But the situation is not as simple as they said in the ‘the more money in the pocket rhetoric’. It is complex and the KCM case illustrates what other companies with different development agreements may go through following such enthusiastic and realistic promises from government.

KCM the largest private employer in the country plans to mechanise its operations to make profits by laying off 7 per cent of its work force of 22,000 employees. Like already stated, that the decision could have arisen due to internal challenges and external forces which outsiders should not easily challenge.

The president is trying to use populist methods of going around solving the crises that has arisen forgetting that he is also sending a wrong signal to would be investors and to those already operating with difficulties.

Threats and its Consequences

The president and the minister of finance, Alexander Chikwanda, have issued threats to the mines. The president has gone further by daring KCM to lay off workers that if management did so, he would revoke the miming licence.

Well, he could do that but the repercussions will definitely fall on the Zambian people for which he claims to be representing. Worse still, the entire economy would be affected by such an act.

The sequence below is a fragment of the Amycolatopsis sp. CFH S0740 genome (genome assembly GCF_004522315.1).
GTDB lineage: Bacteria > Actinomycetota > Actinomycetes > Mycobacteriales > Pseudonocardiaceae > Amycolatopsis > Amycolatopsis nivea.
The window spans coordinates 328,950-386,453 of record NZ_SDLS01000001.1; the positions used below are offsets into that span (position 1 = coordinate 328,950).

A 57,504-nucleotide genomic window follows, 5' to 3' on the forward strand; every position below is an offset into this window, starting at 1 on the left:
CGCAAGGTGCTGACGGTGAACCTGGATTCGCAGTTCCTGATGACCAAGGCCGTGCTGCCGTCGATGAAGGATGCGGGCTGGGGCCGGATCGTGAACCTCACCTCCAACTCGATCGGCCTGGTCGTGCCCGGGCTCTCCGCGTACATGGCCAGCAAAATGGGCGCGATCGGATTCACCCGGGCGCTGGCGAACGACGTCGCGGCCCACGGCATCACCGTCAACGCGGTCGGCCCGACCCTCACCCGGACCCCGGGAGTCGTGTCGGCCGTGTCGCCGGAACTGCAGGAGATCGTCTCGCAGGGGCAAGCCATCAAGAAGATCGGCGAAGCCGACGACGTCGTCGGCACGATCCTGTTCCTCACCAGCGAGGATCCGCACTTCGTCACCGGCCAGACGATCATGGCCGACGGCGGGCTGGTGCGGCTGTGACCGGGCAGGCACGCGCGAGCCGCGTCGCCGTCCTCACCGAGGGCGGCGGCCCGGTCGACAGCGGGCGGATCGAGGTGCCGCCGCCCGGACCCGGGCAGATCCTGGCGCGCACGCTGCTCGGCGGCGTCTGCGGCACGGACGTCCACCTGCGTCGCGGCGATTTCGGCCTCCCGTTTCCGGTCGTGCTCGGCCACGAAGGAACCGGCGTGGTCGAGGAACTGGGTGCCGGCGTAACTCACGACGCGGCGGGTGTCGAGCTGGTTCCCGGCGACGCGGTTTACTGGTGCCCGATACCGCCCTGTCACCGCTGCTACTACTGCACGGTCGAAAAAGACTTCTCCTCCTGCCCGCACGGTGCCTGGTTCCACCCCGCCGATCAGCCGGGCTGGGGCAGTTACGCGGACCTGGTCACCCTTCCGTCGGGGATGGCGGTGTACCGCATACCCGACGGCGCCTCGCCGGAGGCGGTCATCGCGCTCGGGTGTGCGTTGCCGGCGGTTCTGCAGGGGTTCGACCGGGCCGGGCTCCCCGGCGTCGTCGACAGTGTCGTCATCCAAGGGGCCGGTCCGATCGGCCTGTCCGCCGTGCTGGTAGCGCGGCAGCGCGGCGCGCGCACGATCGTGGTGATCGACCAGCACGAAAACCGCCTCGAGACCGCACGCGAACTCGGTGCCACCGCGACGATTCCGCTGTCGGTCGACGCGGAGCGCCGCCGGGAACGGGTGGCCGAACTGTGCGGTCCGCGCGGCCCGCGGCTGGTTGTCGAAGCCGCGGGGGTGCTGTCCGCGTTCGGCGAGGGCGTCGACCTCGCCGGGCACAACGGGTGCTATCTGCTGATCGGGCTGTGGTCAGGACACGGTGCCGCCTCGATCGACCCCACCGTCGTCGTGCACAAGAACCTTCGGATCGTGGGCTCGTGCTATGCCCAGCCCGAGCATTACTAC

This is not the first time that the president has done so. A few weeks ago Sata issued threats to Shoprite Stores to have the 3,000 workers that management had fired following a strike reinstated.

These direct interventions by Sata are ridiculous and are menaces to Foreign Direct Investments (FDIs) of which we have not seen as much new FDIs come through in the last
two years.

Way forward

There are better ways to resolve issues rather than the issuance of threats by those that hold powers. Dialogue is always important when two parties in development are faced with an issue.

There is no doubt that government needs KCM much as KCM needs government to facilitate its business. Why not engage each other and find a lasting solution to protect workers who are an asset to KCM and clients of government.

The KCM case is a double edged sword if not handled properly. There is need for sobriety on the part of the president and his government by using tact other than threats that would send wrong signals to the world. At the same time if KCM is cooking up its books and deliberately carrying out financial irregularities it needs to be prosecuted.

Lastly, private businesses are equal partners in developing the country!